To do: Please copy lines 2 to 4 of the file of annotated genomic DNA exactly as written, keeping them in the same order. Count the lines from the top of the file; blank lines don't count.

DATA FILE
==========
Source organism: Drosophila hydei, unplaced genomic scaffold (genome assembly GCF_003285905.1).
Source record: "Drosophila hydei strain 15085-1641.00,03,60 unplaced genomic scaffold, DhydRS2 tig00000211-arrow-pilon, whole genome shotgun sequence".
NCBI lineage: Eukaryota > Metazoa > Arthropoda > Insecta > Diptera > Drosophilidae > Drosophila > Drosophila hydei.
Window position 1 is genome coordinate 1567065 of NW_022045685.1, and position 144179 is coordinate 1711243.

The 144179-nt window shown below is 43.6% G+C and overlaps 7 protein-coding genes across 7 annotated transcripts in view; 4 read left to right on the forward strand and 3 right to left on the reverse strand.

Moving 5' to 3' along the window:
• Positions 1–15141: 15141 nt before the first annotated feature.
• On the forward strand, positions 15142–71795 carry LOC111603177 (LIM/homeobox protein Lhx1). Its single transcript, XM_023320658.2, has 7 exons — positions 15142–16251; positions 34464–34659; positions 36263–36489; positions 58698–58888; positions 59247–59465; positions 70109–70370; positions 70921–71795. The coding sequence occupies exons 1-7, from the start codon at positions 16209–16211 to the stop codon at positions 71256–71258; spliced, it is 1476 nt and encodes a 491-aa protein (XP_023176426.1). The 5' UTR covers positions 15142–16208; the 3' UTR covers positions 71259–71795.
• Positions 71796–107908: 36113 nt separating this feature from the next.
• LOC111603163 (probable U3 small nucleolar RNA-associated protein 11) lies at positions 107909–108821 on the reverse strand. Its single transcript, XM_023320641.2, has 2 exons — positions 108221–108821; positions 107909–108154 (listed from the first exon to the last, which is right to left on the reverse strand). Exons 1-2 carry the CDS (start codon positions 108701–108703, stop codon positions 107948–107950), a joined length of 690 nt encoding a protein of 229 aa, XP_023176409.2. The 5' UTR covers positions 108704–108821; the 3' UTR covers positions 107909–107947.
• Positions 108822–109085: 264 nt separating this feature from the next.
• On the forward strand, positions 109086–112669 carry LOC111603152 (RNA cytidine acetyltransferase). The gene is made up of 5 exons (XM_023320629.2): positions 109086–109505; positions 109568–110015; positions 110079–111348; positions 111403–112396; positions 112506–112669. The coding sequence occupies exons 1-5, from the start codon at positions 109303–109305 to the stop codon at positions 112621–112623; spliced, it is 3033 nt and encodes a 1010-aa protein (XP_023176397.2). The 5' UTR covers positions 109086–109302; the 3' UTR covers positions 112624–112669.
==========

Source record: "Drosophila hydei strain 15085-1641.00,03,60 unplaced genomic scaffold, DhydRS2 tig00000211-arrow-pilon, whole genome shotgun sequence".
NCBI lineage: Eukaryota > Metazoa > Arthropoda > Insecta > Diptera > Drosophilidae > Drosophila > Drosophila hydei.
Window position 1 is genome coordinate 1567065 of NW_022045685.1, and position 144179 is coordinate 1711243.